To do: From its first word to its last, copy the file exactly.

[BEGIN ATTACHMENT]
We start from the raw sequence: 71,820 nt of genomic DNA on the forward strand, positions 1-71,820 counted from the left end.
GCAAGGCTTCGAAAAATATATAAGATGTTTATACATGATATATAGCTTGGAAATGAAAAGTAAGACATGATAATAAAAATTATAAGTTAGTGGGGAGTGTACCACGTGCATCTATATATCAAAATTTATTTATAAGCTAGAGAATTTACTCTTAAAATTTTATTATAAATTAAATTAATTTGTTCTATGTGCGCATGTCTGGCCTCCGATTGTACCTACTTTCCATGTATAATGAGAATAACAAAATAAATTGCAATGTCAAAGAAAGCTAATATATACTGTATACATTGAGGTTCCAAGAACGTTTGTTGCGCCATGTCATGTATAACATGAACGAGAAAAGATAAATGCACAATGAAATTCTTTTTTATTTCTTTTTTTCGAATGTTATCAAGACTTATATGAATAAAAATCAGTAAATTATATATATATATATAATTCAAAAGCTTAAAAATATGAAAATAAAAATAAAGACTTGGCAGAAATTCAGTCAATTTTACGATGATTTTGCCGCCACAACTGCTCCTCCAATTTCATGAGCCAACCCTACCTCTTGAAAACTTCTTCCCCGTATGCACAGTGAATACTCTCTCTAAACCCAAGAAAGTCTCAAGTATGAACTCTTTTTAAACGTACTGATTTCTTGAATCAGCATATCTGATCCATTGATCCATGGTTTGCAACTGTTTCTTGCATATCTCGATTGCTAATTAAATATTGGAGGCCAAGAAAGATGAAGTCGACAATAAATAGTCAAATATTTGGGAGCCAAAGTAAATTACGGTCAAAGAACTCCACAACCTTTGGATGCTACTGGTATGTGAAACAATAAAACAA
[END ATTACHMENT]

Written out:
We start from the raw sequence: 71,820 nt of genomic DNA on the forward strand, positions 1-71,820 counted from the left end.
GCAAGGCTTCGAAAAATATATAAGATGTTTATACATGATATATAGCTTGGAAATGAAAAGTAAGACATGATAATAAAAATTATAAGTTAGTGGGGAGTGTACCACGTGCATCTATATATCAAAATTTATTTATAAGCTAGAGAATTTACTCTTAAAATTTTATTATAAATTAAATTAATTTGTTCTATGTGCGCATGTCTGGCCTCCGATTGTACCTACTTTCCATGTATAATGAGAATAACAAAATAAATTGCAATGTCAAAGAAAGCTAATATATACTGTATACATTGAGGTTCCAAGAACGTTTGTTGCGCCATGTCATGTATAACATGAACGAGAAAAGATAAATGCACAATGAAATTCTTTTTTATTTCTTTTTTTCGAATGTTATCAAGACTTATATGAATAAAAATCAGTAAATTATATATATATATATAATTCAAAAGCTTAAAAATATGAAAATAAAAATAAAGACTTGGCAGAAATTCAGTCAATTTTACGATGATTTTGCCGCCACAACTGCTCCTCCAATTTCATGAGCCAACCCTACCTCTTGAAAACTTCTTCCCCGTATGCACAGTGAATACTCTCTCTAAACCCAAGAAAGTCTCAAGTATGAACTCTTTTTAAACGTACTGATTTCTTGAATCAGCATATCTGATCCATTGATCCATGGTTTGCAACTGTTTCTTGCATATCTCGATTGCTAATTAAATATTGGAGGCCAAGAAAGATGAAGTCGACAATAAATAGTCAAATATTTGGGAGCCAAAGTAAATTACGGTCAAAGAACTCCACAACCTTTGGATGCTACTGGTATGTGAAACAATAAAACAA